Nokia’s threat intelligence report found that poor protection practices and the use of automated tools by cyber criminals fueled the rise in cyber attacks on internet-connected devices. Infected Internet of things (IoT) devices constituted about 33% of all the infected gadgets, according to Nokia’s report. This was more than double the number of infected devices last year. The report predicted that the number of IoT attacks would continue to rise because of higher adoption rates of IoT devices. The report was based on data aggregated from over 150 million devices connected to networks with Nokia’s NetGuard Endpoint Security product installed.
Rising demand for IoT devices
Nokia’s report predicted an increase in demand for IoT devices by consumers and enterprises. The use of IoT devices is expected to continue rising in areas such as smart home security monitoring systems, smart medical devices, drones, among others. The report noted that the increased adoption of IoT devices is because consumers were taking advantage of the increased bandwidth, low latency, and the proliferation of 5G networks.
Key report findings
IoT devices had the second-highest rate of infection at 32.72% of all platforms. This was doubled that of 16.17% in 2019. Windows PCs had the highest infection rates, contributing to 38.92% of all infections recorded, thus clocking a three-point increase from 35.82% in 2019. Android devices contributed to 26.64% of infections across all platforms, which was a massive drop from 47.15% in 2019. Surprisingly, iPhones’ infection rate increased from 0.85% in 2019 to 1.72%. Android was the only platform to report a decrease in infection rates perhaps because of Google’s new security practices.
Internet visibility responsible for increased IoT attacks
The report suggested that the success of IoT attacks depended on the visibility of the devices to the Internet. Higher infection rates were witnessed on networks where IoT devices were assigned public-facing internet IP addresses. But the use of carrier-grade Network Address Translation (NAT) also reduced the infection rates by reducing the number of vulnerable devices visible to network scanning exploits, thus decreasing the success rate of IoT attacks.
Cyber criminals exploiting COVID-19 to steal personal data
Nokia’s Threat Intelligence report also found that hackers employed various tactics to steal personal data. For example, cybercriminals distributed malware disguised as the legitimate coronavirus distribution map application released by Johns Hopkins University. The report warned that threat actors are exploiting people’s fears and the need for accurate information to distribute malware. Nokia advised users to download apps only from trusted stores such as Google Play or Apple’s App Store, and to avoid downloading suspicious email attachments or clicking suspicious links.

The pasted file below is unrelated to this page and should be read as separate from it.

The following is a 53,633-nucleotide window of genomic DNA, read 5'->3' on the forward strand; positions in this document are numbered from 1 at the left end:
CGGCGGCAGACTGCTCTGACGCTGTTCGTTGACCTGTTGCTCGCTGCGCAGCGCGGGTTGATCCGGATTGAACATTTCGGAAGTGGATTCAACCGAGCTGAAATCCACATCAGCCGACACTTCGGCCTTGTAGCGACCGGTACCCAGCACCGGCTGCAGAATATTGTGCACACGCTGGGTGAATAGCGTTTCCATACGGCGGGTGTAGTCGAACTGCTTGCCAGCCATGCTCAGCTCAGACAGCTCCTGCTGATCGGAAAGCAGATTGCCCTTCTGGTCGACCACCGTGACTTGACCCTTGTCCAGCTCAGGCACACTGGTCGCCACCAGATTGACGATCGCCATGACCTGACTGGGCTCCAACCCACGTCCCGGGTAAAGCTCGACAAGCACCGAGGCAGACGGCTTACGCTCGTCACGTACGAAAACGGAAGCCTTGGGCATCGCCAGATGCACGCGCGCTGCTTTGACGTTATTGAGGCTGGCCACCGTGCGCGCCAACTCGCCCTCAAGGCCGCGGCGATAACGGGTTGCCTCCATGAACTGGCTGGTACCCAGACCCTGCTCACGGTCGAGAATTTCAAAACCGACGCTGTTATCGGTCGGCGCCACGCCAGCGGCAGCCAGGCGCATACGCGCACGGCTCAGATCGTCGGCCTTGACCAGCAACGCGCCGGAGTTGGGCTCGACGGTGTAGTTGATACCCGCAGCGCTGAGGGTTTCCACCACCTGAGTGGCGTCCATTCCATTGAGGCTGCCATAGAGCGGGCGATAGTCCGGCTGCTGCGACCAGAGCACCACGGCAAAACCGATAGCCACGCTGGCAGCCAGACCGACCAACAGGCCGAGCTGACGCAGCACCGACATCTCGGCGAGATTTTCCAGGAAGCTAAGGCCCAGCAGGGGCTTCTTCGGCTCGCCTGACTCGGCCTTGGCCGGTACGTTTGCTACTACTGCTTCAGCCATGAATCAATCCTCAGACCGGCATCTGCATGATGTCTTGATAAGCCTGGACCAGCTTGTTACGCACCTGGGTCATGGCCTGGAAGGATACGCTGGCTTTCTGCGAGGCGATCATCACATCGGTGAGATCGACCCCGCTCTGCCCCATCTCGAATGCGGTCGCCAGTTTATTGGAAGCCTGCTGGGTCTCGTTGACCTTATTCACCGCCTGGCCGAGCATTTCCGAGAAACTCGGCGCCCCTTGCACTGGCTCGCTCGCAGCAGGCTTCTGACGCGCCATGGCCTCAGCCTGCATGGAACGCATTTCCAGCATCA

Sweeping changes providing ample opportunities
Bhaskar Gorti, Nokia Software President and Chief Digital Officer, said that the sweeping changes taking place in the 5G ecosystem and the 5G networks being deployed around the world as we move to 2021 is providing open ample opportunities for malicious actors to exploit computer systems. Gorti stressed the need for consumers, enterprises, and IoT device manufacturers to step up their cybersecurity efforts to secure connected devices from potential IoT attacks.
Kevin McNamee, Nokia’s head of the Threat Intelligence Lab, said that IoT security was a major concern. He pointed out that last year’s IoT attacks using Mirai botnet proved that IoT devices could be hijacked to execute DDoS attacks. McNamee warned that the proliferation of IoT devices would lead to increased IoT attacks.
Boris Cipot, Senior Security Engineer at Synopsys Software Integrity Group, says that cyberthreats have followed consumers’ online behavior and device evolution, and “use cases have shifted from [the] traditional desktop/laptop to mobile device[s], and as such, it is normal that cyberthreats have followed this trend.”
However, he warns users and organizations against disregarding PC security, noting that cyberthreats facing PCs would increase.
“Nevertheless, that is not to say that individuals should disregard standard PC threats,” Cipot said. “While mobile threats are rising, this does not imply that PC threats are decreasing. On the contrary, these threats are growing in number too.”
Cipot recommends applying “Security by Design” principles to prevent the rising numbers of IoT attacks.
“Whether it is the Android platform or the RTOS of an IoT device that is under attack, the root of the matter typically comes down to vulnerabilities in the software. Therefore, secure development and the Security by Design principle needs to be at the foundation of every software development process. The use of tools such as SAST, SCA, or IAST are mandatory to keep the whole ecosystem safe.”